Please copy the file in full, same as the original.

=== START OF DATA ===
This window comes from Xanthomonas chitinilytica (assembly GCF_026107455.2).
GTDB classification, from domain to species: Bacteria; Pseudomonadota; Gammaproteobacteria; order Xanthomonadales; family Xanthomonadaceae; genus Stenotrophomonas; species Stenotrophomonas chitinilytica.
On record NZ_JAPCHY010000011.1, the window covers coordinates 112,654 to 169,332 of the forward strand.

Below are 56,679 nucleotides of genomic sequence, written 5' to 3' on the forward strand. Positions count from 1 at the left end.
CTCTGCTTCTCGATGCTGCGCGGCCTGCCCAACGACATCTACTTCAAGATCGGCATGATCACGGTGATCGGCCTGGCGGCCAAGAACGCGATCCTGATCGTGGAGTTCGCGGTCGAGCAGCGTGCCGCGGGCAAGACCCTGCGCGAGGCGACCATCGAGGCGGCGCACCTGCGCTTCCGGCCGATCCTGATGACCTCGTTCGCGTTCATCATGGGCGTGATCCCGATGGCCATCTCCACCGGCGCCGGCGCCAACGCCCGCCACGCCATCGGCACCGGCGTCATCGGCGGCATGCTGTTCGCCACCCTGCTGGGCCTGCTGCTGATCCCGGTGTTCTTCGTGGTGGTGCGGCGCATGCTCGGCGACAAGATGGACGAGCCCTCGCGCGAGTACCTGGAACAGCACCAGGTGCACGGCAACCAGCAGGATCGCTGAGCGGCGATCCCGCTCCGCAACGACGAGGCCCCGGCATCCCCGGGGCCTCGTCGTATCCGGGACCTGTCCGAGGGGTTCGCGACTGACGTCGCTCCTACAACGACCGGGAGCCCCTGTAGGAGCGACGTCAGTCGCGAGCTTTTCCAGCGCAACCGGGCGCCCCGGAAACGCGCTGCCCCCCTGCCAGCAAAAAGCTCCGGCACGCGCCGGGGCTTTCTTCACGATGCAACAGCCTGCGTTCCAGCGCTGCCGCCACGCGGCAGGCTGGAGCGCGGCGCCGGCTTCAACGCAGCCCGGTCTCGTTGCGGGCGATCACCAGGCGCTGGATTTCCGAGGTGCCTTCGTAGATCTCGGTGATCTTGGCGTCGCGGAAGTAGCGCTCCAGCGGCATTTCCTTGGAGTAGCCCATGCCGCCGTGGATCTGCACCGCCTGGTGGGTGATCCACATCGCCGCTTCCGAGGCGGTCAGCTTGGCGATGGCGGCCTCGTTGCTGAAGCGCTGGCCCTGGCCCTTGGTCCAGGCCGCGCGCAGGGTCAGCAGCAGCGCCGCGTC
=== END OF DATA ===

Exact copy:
This window comes from Xanthomonas chitinilytica (assembly GCF_026107455.2).
GTDB classification, from domain to species: Bacteria; Pseudomonadota; Gammaproteobacteria; order Xanthomonadales; family Xanthomonadaceae; genus Stenotrophomonas; species Stenotrophomonas chitinilytica.
On record NZ_JAPCHY010000011.1, the window covers coordinates 112,654 to 169,332 of the forward strand.

Below are 56,679 nucleotides of genomic sequence, written 5' to 3' on the forward strand. Positions count from 1 at the left end.
CTCTGCTTCTCGATGCTGCGCGGCCTGCCCAACGACATCTACTTCAAGATCGGCATGATCACGGTGATCGGCCTGGCGGCCAAGAACGCGATCCTGATCGTGGAGTTCGCGGTCGAGCAGCGTGCCGCGGGCAAGACCCTGCGCGAGGCGACCATCGAGGCGGCGCACCTGCGCTTCCGGCCGATCCTGATGACCTCGTTCGCGTTCATCATGGGCGTGATCCCGATGGCCATCTCCACCGGCGCCGGCGCCAACGCCCGCCACGCCATCGGCACCGGCGTCATCGGCGGCATGCTGTTCGCCACCCTGCTGGGCCTGCTGCTGATCCCGGTGTTCTTCGTGGTGGTGCGGCGCATGCTCGGCGACAAGATGGACGAGCCCTCGCGCGAGTACCTGGAACAGCACCAGGTGCACGGCAACCAGCAGGATCGCTGAGCGGCGATCCCGCTCCGCAACGACGAGGCCCCGGCATCCCCGGGGCCTCGTCGTATCCGGGACCTGTCCGAGGGGTTCGCGACTGACGTCGCTCCTACAACGACCGGGAGCCCCTGTAGGAGCGACGTCAGTCGCGAGCTTTTCCAGCGCAACCGGGCGCCCCGGAAACGCGCTGCCCCCCTGCCAGCAAAAAGCTCCGGCACGCGCCGGGGCTTTCTTCACGATGCAACAGCCTGCGTTCCAGCGCTGCCGCCACGCGGCAGGCTGGAGCGCGGCGCCGGCTTCAACGCAGCCCGGTCTCGTTGCGGGCGATCACCAGGCGCTGGATTTCCGAGGTGCCTTCGTAGATCTCGGTGATCTTGGCGTCGCGGAAGTAGCGCTCCAGCGGCATTTCCTTGGAGTAGCCCATGCCGCCGTGGATCTGCACCGCCTGGTGGGTGATCCACATCGCCGCTTCCGAGGCGGTCAGCTTGGCGATGGCGGCCTCGTTGCTGAAGCGCTGGCCCTGGCCCTTGGTCCAGGCCGCGCGCAGGGTCAGCAGCAGCGCCGCGTC